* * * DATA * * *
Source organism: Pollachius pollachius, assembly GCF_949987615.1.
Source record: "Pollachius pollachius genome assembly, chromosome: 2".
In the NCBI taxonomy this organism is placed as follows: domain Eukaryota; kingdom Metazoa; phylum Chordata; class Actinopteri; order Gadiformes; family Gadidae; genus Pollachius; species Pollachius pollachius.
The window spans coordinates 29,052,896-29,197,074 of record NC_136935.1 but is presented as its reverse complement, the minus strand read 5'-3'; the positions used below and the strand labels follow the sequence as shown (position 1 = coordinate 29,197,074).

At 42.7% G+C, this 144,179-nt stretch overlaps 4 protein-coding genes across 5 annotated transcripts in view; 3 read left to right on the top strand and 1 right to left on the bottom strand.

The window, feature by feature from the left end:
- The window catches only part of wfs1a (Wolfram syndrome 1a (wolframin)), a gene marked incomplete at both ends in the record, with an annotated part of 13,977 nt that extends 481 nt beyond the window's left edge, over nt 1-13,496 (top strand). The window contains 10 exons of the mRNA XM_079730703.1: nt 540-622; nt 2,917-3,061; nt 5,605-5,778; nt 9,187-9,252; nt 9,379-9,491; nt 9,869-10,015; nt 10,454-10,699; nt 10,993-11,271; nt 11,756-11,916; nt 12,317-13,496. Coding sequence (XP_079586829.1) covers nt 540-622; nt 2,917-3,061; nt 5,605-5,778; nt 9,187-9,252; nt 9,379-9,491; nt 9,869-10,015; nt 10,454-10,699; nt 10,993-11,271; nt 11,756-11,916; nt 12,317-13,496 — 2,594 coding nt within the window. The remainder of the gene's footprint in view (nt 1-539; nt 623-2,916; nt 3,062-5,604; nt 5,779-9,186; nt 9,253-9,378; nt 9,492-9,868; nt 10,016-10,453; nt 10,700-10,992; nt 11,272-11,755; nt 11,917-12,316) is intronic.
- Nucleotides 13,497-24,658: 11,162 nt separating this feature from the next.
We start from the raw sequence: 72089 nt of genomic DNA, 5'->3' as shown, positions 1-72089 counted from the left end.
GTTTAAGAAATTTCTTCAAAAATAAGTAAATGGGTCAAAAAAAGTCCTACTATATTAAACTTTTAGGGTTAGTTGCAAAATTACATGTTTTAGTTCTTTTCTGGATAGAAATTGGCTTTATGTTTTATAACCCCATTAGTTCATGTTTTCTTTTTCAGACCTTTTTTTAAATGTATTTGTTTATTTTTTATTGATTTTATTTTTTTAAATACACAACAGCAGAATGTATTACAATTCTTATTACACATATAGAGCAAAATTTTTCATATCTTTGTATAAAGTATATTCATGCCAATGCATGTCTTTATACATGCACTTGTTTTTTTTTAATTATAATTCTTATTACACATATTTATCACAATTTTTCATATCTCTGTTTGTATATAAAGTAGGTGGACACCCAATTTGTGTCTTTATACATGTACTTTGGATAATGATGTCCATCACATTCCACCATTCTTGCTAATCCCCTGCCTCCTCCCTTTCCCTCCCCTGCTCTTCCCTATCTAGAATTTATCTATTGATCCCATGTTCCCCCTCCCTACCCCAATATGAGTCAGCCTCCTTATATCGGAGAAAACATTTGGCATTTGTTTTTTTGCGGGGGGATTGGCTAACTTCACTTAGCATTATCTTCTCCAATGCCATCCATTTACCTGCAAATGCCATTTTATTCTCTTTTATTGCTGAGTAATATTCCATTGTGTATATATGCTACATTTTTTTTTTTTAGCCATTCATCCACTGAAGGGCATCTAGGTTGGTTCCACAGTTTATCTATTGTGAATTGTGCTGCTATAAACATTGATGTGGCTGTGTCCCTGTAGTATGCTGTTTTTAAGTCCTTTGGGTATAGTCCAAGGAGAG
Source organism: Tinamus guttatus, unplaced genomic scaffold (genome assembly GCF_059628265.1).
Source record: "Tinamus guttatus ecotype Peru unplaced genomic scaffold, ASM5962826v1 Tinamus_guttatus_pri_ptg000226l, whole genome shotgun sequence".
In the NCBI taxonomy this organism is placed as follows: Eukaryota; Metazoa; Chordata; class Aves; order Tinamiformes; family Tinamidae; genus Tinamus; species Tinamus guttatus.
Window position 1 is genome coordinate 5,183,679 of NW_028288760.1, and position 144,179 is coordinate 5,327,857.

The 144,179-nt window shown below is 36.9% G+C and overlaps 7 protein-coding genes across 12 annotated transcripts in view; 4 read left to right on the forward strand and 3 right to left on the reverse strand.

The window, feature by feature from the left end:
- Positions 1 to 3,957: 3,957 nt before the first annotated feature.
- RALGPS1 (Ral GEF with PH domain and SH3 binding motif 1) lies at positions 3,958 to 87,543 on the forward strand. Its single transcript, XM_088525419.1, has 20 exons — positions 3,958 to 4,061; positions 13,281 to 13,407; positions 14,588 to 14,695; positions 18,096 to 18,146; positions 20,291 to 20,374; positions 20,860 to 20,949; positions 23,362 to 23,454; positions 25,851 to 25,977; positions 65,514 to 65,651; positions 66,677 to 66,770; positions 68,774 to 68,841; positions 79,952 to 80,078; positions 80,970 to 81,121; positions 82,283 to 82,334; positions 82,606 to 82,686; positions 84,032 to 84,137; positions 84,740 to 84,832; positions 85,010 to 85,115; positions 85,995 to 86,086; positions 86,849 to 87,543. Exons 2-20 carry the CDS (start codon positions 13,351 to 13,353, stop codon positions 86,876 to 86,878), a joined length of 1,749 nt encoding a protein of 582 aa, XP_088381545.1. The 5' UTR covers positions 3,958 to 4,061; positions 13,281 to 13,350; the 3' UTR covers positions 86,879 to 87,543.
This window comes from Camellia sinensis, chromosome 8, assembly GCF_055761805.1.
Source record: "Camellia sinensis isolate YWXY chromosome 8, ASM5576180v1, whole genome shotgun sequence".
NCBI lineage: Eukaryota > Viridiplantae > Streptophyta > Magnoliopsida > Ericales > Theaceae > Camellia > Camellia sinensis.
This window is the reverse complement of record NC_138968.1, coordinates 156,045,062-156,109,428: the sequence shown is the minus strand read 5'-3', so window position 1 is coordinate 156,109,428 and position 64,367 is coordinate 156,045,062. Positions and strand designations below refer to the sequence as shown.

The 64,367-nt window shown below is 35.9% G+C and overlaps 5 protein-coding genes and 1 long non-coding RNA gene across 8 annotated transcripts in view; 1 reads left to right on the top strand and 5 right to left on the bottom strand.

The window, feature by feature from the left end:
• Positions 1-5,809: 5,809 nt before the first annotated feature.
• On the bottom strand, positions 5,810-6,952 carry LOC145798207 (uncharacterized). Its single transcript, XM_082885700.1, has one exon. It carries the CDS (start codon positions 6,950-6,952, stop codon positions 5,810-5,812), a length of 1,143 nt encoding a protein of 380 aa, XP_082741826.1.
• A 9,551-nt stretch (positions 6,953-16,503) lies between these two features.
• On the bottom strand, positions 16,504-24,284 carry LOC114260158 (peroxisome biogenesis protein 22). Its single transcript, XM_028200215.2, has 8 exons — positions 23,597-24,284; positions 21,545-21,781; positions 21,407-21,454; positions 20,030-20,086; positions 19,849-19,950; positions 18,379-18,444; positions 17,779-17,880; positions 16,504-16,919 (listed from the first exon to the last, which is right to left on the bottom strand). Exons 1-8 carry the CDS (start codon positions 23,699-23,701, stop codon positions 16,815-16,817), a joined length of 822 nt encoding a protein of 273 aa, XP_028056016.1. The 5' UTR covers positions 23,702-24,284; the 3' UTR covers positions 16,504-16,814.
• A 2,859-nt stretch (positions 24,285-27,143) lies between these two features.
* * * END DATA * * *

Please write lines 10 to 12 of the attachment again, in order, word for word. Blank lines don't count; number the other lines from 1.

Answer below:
GTTTAAGAAATTTCTTCAAAAATAAGTAAATGGGTCAAAAAAAGTCCTACTATATTAAACTTTTAGGGTTAGTTGCAAAATTACATGTTTTAGTTCTTTTCTGGATAGAAATTGGCTTTATGTTTTATAACCCCATTAGTTCATGTTTTCTTTTTCAGACCTTTTTTTAAATGTATTTGTTTATTTTTTATTGATTTTATTTTTTTAAATACACAACAGCAGAATGTATTACAATTCTTATTACACATATAGAGCAAAATTTTTCATATCTTTGTATAAAGTATATTCATGCCAATGCATGTCTTTATACATGCACTTGTTTTTTTTTAATTATAATTCTTATTACACATATTTATCACAATTTTTCATATCTCTGTTTGTATATAAAGTAGGTGGACACCCAATTTGTGTCTTTATACATGTACTTTGGATAATGATGTCCATCACATTCCACCATTCTTGCTAATCCCCTGCCTCCTCCCTTTCCCTCCCCTGCTCTTCCCTATCTAGAATTTATCTATTGATCCCATGTTCCCCCTCCCTACCCCAATATGAGTCAGCCTCCTTATATCGGAGAAAACATTTGGCATTTGTTTTTTTGCGGGGGGATTGGCTAACTTCACTTAGCATTATCTTCTCCAATGCCATCCATTTACCTGCAAATGCCATTTTATTCTCTTTTATTGCTGAGTAATATTCCATTGTGTATATATGCTACATTTTTTTTTTTTAGCCATTCATCCACTGAAGGGCATCTAGGTTGGTTCCACAGTTTATCTATTGTGAATTGTGCTGCTATAAACATTGATGTGGCTGTGTCCCTGTAGTATGCTGTTTTTAAGTCCTTTGGGTATAGTCCAAGGAGAG
Source organism: Tinamus guttatus, unplaced genomic scaffold (genome assembly GCF_059628265.1).
Source record: "Tinamus guttatus ecotype Peru unplaced genomic scaffold, ASM5962826v1 Tinamus_guttatus_pri_ptg000226l, whole genome shotgun sequence".